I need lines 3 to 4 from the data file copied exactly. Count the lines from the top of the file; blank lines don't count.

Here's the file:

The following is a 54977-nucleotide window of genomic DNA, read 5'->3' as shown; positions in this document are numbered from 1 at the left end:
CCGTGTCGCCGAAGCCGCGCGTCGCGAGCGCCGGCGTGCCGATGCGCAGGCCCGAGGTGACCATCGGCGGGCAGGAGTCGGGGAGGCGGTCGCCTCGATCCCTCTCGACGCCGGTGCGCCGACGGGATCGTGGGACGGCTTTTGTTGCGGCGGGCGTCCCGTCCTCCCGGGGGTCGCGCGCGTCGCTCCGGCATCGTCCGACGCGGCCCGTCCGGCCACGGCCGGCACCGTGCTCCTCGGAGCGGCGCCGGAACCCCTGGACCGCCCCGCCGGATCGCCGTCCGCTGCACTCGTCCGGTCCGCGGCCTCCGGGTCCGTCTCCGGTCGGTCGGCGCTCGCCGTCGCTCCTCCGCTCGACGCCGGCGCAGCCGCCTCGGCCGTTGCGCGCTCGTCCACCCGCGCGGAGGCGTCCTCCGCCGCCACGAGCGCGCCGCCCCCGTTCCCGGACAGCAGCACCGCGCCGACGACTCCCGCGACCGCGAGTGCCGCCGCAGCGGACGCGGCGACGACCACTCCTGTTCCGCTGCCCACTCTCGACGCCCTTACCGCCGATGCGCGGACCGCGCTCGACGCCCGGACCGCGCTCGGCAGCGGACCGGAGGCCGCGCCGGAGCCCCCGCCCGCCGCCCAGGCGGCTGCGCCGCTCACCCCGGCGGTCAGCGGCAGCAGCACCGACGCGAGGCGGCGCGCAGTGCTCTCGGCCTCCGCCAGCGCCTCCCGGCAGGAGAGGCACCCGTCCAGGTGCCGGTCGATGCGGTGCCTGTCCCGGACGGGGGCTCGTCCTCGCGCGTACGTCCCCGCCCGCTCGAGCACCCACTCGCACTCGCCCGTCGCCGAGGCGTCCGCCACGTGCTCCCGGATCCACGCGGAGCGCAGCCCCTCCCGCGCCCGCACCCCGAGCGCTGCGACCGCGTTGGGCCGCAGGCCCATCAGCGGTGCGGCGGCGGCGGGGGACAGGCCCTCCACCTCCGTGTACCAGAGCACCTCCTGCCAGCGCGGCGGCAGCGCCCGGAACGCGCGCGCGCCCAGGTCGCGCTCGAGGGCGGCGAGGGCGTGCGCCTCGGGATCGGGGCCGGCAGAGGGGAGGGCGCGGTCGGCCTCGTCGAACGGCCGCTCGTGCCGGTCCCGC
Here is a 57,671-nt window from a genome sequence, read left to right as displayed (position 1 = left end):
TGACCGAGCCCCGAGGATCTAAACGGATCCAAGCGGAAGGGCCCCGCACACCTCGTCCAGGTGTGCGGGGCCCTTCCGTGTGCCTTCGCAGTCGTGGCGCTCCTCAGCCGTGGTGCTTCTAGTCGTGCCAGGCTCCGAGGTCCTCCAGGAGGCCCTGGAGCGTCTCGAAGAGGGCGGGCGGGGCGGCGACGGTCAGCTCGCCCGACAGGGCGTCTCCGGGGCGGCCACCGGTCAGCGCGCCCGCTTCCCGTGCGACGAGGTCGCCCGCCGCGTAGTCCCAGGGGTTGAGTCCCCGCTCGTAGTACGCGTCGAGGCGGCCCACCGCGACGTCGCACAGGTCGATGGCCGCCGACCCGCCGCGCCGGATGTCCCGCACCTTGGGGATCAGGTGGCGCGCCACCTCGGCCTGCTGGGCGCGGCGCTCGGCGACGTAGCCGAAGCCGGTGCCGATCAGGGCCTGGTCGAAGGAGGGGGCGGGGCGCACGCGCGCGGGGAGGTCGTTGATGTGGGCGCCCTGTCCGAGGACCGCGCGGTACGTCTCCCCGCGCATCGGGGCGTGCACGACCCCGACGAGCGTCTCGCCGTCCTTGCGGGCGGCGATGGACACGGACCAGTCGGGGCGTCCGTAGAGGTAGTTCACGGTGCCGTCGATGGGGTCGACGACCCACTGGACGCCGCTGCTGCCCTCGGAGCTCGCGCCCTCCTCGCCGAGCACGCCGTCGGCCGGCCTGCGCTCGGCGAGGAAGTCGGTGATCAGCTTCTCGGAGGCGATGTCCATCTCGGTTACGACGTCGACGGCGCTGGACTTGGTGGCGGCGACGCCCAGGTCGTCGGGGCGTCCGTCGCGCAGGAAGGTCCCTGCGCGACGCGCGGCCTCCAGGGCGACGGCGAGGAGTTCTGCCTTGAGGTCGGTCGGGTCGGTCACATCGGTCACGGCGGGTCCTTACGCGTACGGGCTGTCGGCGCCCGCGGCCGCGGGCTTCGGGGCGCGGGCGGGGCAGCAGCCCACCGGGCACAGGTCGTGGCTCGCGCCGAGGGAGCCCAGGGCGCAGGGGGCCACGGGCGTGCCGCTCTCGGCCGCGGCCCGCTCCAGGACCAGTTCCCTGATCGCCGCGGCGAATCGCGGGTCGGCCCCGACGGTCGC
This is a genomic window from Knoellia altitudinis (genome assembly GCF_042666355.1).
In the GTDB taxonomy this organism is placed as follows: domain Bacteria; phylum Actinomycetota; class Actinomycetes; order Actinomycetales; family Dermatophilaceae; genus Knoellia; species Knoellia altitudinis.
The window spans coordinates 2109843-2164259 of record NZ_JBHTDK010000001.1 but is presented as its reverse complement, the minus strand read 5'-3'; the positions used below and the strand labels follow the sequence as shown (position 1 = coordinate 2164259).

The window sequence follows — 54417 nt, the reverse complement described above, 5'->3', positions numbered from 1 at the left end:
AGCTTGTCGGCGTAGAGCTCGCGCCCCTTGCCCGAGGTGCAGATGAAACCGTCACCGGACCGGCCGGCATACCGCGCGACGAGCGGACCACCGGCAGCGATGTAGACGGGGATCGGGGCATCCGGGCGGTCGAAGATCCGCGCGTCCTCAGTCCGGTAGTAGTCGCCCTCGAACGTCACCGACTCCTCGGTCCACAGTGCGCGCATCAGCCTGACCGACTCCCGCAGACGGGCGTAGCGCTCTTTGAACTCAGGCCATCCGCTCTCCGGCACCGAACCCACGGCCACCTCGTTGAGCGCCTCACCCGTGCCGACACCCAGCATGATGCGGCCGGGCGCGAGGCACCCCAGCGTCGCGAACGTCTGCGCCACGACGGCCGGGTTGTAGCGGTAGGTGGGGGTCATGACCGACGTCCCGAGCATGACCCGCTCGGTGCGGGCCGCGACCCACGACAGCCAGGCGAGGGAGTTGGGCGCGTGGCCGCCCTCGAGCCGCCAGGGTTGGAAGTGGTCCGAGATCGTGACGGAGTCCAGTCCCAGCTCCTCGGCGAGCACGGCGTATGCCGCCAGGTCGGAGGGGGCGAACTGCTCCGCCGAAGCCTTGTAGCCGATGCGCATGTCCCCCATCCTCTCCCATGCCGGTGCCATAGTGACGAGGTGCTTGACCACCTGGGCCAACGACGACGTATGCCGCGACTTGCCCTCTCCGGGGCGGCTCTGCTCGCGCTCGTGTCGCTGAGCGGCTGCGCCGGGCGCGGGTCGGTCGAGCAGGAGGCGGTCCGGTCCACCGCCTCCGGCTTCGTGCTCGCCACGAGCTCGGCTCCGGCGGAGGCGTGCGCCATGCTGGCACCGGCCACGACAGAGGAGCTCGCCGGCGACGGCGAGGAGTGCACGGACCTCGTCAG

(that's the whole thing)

Here is a 57,671-nt window from a genome sequence, read left to right as displayed (position 1 = left end):
TGACCGAGCCCCGAGGATCTAAACGGATCCAAGCGGAAGGGCCCCGCACACCTCGTCCAGGTGTGCGGGGCCCTTCCGTGTGCCTTCGCAGTCGTGGCGCTCCTCAGCCGTGGTGCTTCTAGTCGTGCCAGGCTCCGAGGTCCTCCAGGAGGCCCTGGAGCGTCTCGAAGAGGGCGGGCGGGGCGGCGACGGTCAGCTCGCCCGACAGGGCGTCTCCGGGGCGGCCACCGGTCAGCGCGCCCGCTTCCCGTGCGACGAGGTCGCCCGCCGCGTAGTCCCAGGGGTTGAGTCCCCGCTCGTAGTACGCGTCGAGGCGGCCCACCGCGACGTCGCACAGGTCGATGGCCGCCGACCCGCCGCGCCGGATGTCCCGCACCTTGGGGATCAGGTGGCGCGCCACCTCGGCCTGCTGGGCGCGGCGCTCGGCGACGTAGCCGAAGCCGGTGCCGATCAGGGCCTGGTCGAAGGAGGGGGCGGGGCGCACGCGCGCGGGGAGGTCGTTGATGTGGGCGCCCTGTCCGAGGACCGCGCGGTACGTCTCCCCGCGCATCGGGGCGTGCACGACCCCGACGAGCGTCTCGCCGTCCTTGCGGGCGGCGATGGACACGGACCAGTCGGGGCGTCCGTAGAGGTAGTTCACGGTGCCGTCGATGGGGTCGACGACCCACTGGACGCCGCTGCTGCCCTCGGAGCTCGCGCCCTCCTCGCCGAGCACGCCGTCGGCCGGCCTGCGCTCGGCGAGGAAGTCGGTGATCAGCTTCTCGGAGGCGATGTCCATCTCGGTTACGACGTCGACGGCGCTGGACTTGGTGGCGGCGACGCCCAGGTCGTCGGGGCGTCCGTCGCGCAGGAAGGTCCCTGCGCGACGCGCGGCCTCCAGGGCGACGGCGAGGAGTTCTGCCTTGAGGTCGGTCGGGTCGGTCACATCGGTCACGGCGGGTCCTTACGCGTACGGGCTGTCGGCGCCCGCGGCCGCGGGCTTCGGGGCGCGGGCGGGGCAGCAGCCCACCGGGCACAGGTCGTGGCTCGCGCCGAGGGAGCCCAGGGCGCAGGGGGCCACGGGCGTGCCGCTCTCGGCCGCGGCCCGCTCCAGGACCAGTTCCCTGATCGCCGCGGCGAATCGCGGGTCGGCCCCGACGGTCGC